“I look forward to continuing to work with the FSHCC and the thousands of Hispanic business owners they represent to make sure their voices are heard and represented in Florida’s Capitol,” she concluded.

SD 18 covers northwestern Hillsborough County, including much of Tampa. According to the 2010 demographic profile of the district, about 30 percent of the district’s residents identify as Hispanic.

Young was elected to the seat in 2016, taking 48 percent of the vote in a four-way race against Democrat Bob Buesing and unaffiliated candidates Joe Redner and Sheldon Upthegrove. In 2018, she faces a lone challenger: House Minority Leader Janet Cruz.

A poll released last month showed Young and Cruz in a tight race, with Cruz holding an inside the margin of error lead over the incumbent.

When it comes to fundraising, however, Young has gone gangbusters.

As of Aug. 3, she had more than $334,000 in hard money in the bank, with another $1.18 million at the ready in her affiliated political committee, Friends of Dana Young. Cruz, through the same date, had raised $169,500 in hard money and $273,200 in her committee, Building the Bay PC.

Neither Cruz nor Young face a primary opponent. The pair will go head-to-head in the Nov. 6 general election.

Mike Alvarez rolls out new digital ads in HD 62 primary

Tampa Democrat Mike Alvarez has launched a new digital ad campaign that contrasts his record against that of his chief rival in the Democratic primary for House District 62, School Board member Susan Valdes.

Sample ads provided by the campaign say that “District 62 has a choice,” with the one half of the ad featuring a full-color shot Alvarez and a caption saying he “hired people from our own neighborhoods,” and the opposite half featuring a red-tinted picture of Valdes and a caption saying she “fired people to protect her political career.”

The Alvarez campaign said the Valdes portion of the ad relates to a lawsuit filed by a former Hillsborough Schools employee who said she was fired after refusing to go along with an effort by Valdes’ to get one of her friends a district job. The Alvarez campaign also highlighted Valdes’ role in closing the school district’s construction department to avoid questions on shoddy work performed by campaign donors she steered contracts to.

Alvarez, by contrast, says he’s spent the past several years building up and making hires for Westfall Roofing, where he works as the director of operations.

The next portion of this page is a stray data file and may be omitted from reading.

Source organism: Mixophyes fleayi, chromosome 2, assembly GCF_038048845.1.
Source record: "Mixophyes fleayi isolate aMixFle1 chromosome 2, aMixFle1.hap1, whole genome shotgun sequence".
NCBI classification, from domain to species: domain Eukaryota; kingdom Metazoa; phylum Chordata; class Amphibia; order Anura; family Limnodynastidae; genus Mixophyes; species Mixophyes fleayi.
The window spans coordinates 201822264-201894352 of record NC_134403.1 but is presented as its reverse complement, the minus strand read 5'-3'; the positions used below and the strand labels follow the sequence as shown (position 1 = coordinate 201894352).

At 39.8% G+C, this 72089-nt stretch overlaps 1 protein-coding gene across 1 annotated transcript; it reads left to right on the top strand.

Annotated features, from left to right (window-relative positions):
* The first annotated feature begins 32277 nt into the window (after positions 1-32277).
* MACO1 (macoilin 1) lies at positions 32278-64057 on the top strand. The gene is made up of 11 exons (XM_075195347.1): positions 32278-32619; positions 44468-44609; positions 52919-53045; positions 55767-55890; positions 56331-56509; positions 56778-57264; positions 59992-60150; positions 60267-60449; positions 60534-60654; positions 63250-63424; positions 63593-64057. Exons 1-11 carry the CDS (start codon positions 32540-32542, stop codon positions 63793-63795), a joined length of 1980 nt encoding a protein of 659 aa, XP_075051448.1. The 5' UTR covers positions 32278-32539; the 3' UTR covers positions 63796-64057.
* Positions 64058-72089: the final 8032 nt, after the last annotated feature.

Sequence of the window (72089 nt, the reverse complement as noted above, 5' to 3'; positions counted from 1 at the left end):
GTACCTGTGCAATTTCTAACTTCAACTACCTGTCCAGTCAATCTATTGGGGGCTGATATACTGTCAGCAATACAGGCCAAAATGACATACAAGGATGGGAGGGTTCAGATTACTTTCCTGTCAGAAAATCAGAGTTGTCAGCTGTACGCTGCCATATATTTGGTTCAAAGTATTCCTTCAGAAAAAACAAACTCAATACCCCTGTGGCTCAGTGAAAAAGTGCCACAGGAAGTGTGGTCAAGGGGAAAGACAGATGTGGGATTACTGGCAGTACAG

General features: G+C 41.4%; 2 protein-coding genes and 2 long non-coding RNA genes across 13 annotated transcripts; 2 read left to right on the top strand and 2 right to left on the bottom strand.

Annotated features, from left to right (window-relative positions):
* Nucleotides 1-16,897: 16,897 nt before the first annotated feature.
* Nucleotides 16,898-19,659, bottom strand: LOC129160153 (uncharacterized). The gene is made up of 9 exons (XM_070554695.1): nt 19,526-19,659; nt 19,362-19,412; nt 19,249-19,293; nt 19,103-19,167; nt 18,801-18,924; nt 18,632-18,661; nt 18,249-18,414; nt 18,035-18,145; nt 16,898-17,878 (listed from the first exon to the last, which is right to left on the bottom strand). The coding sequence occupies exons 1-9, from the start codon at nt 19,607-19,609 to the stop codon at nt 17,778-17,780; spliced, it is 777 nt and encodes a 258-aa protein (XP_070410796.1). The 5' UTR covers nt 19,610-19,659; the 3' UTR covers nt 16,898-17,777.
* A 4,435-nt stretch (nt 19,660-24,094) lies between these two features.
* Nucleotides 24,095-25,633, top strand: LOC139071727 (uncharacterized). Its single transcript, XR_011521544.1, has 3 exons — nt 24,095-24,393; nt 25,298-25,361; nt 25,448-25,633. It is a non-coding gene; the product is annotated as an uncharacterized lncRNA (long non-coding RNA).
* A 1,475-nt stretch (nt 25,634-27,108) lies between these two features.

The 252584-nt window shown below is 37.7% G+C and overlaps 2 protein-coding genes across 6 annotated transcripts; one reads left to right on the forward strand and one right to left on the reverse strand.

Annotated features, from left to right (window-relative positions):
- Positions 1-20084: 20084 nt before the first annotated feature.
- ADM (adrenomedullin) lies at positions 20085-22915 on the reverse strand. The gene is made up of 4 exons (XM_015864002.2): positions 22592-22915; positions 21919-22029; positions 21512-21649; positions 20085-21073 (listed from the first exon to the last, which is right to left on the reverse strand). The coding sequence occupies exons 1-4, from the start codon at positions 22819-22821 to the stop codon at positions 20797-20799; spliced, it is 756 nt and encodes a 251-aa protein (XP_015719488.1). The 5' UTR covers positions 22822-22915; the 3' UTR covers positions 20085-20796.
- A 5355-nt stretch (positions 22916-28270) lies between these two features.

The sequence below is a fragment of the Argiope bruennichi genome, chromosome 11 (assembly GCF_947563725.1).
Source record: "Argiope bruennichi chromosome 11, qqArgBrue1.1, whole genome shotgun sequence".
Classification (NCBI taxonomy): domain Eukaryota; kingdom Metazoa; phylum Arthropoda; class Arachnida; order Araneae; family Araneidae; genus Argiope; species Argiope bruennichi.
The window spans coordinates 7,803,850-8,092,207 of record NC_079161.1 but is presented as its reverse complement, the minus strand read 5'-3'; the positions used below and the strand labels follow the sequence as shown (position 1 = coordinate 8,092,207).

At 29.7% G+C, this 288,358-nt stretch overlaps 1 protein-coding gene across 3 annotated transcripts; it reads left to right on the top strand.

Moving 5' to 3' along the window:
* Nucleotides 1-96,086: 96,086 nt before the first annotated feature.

“When I’m walking our neighborhoods and talking with voters, they want to know what I stand for and how that compares to my opponent,” said Alvarez, a U.S. Marine Corps veteran. “This is another way we can inform voters about our records so they can make their own choice about who represents our Democratic values.

“We’re making sure that voters know that I’m the real Democrat in the race,” he continued.

The Democratic primary for the Tampa-based seat has been contentious, not to mention odd, since Valdes entered the race shortly before the end of the candidate qualifying period.

Her paperwork to run for the seat, was of questionable legitimacy and emails show she pulled strings to have it accepted by the Hillsborough Supervisor of Elections office. Rather than address questions surrounding her candidacy, she went on the attack, accusing Alvarez of mudslinging.

Weeks later, her campaign was again embroiled in scandal after a video surfaced of her dodging a question about whether she would accept campaign contributions from charter schools. In the wake of that video going semi-viral, the Valdes campaign threatened to pull strings and have the man who recorded it fired from his job at the State Attorney’s office.

Again, Valdes’ response to the allegations only raised further questions, as she claimed the man who made the threats — a consultant that had sent out official communications for her campaign — was not affiliated with her and was merely “a supporter who is incredibly passionate.”

And two weeks ago, U.S. Rep. Kathy Castor weighed in on the race by endorsing Alvarez and offering a scathing rebuke of Valdes, whom she accused of breaking the law and misleading voters by falsely claiming to have the Congresswoman’s endorsement.